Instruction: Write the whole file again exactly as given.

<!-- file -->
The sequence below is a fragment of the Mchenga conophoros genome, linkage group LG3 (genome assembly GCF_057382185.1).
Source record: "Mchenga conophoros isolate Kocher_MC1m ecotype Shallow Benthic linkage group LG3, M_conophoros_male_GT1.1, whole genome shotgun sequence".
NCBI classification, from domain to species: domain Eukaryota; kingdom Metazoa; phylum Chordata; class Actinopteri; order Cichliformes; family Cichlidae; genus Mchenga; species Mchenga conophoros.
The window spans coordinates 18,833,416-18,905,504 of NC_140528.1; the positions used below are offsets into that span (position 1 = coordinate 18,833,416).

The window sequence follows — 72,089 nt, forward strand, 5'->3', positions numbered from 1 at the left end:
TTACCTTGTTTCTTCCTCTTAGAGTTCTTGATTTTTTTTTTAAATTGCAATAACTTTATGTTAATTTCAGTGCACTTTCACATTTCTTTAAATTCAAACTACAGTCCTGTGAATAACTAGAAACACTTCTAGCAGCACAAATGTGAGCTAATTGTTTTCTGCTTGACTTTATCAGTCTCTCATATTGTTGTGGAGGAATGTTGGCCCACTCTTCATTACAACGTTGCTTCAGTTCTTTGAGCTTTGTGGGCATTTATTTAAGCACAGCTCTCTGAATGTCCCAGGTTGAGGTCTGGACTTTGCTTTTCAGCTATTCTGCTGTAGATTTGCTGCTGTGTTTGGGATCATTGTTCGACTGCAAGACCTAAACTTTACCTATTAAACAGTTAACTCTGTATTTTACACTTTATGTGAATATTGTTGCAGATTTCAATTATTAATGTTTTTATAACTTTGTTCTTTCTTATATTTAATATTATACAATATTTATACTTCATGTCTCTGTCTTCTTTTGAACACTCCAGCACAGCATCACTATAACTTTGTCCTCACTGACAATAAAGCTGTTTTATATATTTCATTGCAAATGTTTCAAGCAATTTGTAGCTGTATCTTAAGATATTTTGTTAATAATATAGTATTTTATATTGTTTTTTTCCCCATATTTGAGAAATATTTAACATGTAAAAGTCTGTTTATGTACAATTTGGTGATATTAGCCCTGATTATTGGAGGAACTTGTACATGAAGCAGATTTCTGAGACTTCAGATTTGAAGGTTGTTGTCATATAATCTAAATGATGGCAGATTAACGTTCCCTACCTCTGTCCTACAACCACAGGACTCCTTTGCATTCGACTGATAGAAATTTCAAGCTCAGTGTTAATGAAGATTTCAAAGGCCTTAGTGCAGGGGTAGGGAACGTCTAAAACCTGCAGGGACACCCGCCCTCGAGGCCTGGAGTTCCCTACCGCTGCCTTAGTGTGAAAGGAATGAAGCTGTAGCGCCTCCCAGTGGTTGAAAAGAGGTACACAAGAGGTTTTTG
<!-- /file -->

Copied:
The sequence below is a fragment of the Mchenga conophoros genome, linkage group LG3 (genome assembly GCF_057382185.1).
Source record: "Mchenga conophoros isolate Kocher_MC1m ecotype Shallow Benthic linkage group LG3, M_conophoros_male_GT1.1, whole genome shotgun sequence".
NCBI classification, from domain to species: domain Eukaryota; kingdom Metazoa; phylum Chordata; class Actinopteri; order Cichliformes; family Cichlidae; genus Mchenga; species Mchenga conophoros.
The window spans coordinates 18,833,416-18,905,504 of NC_140528.1; the positions used below are offsets into that span (position 1 = coordinate 18,833,416).

The window sequence follows — 72,089 nt, forward strand, 5'->3', positions numbered from 1 at the left end:
TTACCTTGTTTCTTCCTCTTAGAGTTCTTGATTTTTTTTTTAAATTGCAATAACTTTATGTTAATTTCAGTGCACTTTCACATTTCTTTAAATTCAAACTACAGTCCTGTGAATAACTAGAAACACTTCTAGCAGCACAAATGTGAGCTAATTGTTTTCTGCTTGACTTTATCAGTCTCTCATATTGTTGTGGAGGAATGTTGGCCCACTCTTCATTACAACGTTGCTTCAGTTCTTTGAGCTTTGTGGGCATTTATTTAAGCACAGCTCTCTGAATGTCCCAGGTTGAGGTCTGGACTTTGCTTTTCAGCTATTCTGCTGTAGATTTGCTGCTGTGTTTGGGATCATTGTTCGACTGCAAGACCTAAACTTTACCTATTAAACAGTTAACTCTGTATTTTACACTTTATGTGAATATTGTTGCAGATTTCAATTATTAATGTTTTTATAACTTTGTTCTTTCTTATATTTAATATTATACAATATTTATACTTCATGTCTCTGTCTTCTTTTGAACACTCCAGCACAGCATCACTATAACTTTGTCCTCACTGACAATAAAGCTGTTTTATATATTTCATTGCAAATGTTTCAAGCAATTTGTAGCTGTATCTTAAGATATTTTGTTAATAATATAGTATTTTATATTGTTTTTTTCCCCATATTTGAGAAATATTTAACATGTAAAAGTCTGTTTATGTACAATTTGGTGATATTAGCCCTGATTATTGGAGGAACTTGTACATGAAGCAGATTTCTGAGACTTCAGATTTGAAGGTTGTTGTCATATAATCTAAATGATGGCAGATTAACGTTCCCTACCTCTGTCCTACAACCACAGGACTCCTTTGCATTCGACTGATAGAAATTTCAAGCTCAGTGTTAATGAAGATTTCAAAGGCCTTAGTGCAGGGGTAGGGAACGTCTAAAACCTGCAGGGACACCCGCCCTCGAGGCCTGGAGTTCCCTACCGCTGCCTTAGTGTGAAAGGAATGAAGCTGTAGCGCCTCCCAGTGGTTGAAAAGAGGTACACAAGAGGTTTTTG